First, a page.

New York, like most older American cities, has changed drastically over the centuries.
But one thing that hasn’t changed is its residents’ desire to photograph it.
A vast trove of photos in The Library of Congress gives us the opportunity to look back at New York just before it was entering the 20th century.
These images give us an idea of what life was like in the 1900s — how landmarks have changed or, remarkably, stayed the same.
Eric Goldschein wrote an earlier version of this story.
Federal Hall, which now stands as a museum and memorial, was originally home to the very first Congress, Supreme Court, and Executive Branch offices.
In late 1913, steers escaped from the New York Stock Company yards and ran rampant through Central Park. Here, a captured steer lies dead.
Even into the 1930s, Prospect Park was known for the white-faced sheep roaming the grounds with their caretakers.
Grand Army Plaza, located at the northwest corner of Prospect Park, honours John F. Kennedy and Civil War generals.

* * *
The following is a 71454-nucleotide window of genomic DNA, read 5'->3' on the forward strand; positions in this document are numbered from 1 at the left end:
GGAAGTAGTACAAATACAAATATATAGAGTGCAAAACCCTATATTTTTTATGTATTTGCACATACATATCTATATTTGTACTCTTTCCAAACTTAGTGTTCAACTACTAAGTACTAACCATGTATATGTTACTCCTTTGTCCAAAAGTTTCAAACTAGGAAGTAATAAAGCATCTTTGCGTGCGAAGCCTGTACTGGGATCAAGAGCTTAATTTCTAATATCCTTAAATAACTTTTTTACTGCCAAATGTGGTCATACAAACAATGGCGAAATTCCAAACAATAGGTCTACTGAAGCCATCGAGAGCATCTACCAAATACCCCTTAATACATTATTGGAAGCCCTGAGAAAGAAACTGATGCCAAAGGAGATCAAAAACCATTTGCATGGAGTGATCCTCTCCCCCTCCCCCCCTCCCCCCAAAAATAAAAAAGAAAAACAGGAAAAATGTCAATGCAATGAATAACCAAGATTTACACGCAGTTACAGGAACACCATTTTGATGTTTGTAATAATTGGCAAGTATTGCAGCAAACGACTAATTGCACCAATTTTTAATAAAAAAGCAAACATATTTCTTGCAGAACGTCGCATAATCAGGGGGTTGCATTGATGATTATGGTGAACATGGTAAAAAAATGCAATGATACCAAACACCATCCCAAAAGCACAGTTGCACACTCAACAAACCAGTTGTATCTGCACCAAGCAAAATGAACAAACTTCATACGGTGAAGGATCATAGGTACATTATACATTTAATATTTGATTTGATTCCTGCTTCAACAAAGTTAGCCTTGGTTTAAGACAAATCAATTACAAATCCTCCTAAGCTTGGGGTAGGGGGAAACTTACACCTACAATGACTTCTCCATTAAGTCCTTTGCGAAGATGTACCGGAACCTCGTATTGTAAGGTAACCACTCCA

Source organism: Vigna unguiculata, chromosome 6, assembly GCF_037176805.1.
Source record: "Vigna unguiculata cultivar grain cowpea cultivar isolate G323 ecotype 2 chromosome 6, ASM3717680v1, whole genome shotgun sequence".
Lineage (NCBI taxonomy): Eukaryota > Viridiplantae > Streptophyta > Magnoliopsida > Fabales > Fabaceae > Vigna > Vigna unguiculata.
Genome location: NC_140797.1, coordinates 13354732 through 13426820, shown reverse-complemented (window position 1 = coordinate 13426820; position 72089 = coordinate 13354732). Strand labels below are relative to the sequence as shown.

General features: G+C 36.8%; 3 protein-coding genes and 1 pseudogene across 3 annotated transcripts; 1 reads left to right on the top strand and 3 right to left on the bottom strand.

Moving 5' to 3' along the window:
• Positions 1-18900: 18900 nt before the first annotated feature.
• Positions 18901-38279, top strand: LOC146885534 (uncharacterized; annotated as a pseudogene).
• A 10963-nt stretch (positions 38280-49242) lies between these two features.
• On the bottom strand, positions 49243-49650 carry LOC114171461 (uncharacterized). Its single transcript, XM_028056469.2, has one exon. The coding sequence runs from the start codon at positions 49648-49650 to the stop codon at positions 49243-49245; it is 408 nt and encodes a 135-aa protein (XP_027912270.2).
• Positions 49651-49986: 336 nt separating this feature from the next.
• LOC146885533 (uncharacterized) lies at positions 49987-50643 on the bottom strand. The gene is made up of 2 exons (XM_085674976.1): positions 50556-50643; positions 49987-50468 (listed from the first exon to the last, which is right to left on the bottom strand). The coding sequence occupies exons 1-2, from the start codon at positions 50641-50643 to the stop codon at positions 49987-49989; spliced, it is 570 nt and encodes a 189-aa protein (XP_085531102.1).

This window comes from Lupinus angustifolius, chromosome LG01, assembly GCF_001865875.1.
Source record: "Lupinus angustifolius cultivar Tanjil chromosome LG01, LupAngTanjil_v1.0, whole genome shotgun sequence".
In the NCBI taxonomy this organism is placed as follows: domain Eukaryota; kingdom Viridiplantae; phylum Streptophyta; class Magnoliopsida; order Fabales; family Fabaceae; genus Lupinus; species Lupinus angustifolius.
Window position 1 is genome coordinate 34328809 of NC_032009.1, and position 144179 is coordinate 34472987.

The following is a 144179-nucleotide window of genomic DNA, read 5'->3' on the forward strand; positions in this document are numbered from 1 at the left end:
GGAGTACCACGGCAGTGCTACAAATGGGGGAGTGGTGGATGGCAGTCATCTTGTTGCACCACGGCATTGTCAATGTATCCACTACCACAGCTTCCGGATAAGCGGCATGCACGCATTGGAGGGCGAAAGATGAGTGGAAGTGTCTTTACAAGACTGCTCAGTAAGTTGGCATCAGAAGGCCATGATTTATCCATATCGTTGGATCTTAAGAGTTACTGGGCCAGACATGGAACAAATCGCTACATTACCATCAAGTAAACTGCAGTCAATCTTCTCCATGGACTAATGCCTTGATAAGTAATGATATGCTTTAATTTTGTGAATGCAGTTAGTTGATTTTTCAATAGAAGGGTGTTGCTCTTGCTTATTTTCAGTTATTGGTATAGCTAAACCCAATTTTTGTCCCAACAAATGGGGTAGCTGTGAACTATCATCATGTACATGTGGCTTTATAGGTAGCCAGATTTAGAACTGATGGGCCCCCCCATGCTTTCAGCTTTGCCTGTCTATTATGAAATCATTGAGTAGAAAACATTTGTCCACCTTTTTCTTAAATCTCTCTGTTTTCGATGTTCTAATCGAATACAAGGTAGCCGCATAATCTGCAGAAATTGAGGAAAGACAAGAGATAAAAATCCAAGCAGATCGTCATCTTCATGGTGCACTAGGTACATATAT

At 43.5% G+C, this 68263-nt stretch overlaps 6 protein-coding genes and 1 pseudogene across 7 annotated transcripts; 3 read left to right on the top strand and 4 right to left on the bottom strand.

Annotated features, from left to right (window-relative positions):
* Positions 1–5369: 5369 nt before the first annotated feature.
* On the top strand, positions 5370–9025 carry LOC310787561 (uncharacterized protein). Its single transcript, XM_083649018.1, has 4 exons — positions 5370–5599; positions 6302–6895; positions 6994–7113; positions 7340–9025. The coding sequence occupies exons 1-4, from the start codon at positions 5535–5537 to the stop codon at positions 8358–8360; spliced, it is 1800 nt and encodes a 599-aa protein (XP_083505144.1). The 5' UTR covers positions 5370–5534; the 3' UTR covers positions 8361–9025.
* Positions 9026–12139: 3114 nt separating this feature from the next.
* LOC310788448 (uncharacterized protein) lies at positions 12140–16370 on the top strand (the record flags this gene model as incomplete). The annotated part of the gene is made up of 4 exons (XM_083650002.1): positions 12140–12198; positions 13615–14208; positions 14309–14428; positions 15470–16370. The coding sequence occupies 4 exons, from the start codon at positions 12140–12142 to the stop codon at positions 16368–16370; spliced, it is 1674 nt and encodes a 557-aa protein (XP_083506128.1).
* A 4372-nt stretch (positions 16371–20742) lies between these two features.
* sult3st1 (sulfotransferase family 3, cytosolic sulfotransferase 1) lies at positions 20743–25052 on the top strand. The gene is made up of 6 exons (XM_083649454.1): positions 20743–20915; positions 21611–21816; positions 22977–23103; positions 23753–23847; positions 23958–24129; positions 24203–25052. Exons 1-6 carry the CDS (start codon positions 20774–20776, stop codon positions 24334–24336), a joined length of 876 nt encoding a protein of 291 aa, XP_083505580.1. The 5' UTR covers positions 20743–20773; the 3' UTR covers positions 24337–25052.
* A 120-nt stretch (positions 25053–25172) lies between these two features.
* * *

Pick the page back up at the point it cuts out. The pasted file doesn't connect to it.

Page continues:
Pictured here, the Washington Bridge crosses the Harlem River between Manhattan and the Bronx. Below it to the left is Harlem River Drive.
Madison Square Park has been home to several temporary arches over the years. In 1899, the Dewey Arch was constructed in honour of Commodore George Dewey's victory over the Spanish.
Now a designated historic district, South Street Seaport is neighbour to Manhattan's Financial District.
The Metropolitan Museum of Art had humble beginnings. Here's what it looked like when it officially opened in April of 1870.
The College of the City of New York, located in Harlem, was originally founded as the Free Academy of the City of New York back in 1847. By 1866, it was renamed to the College of the City of New York.
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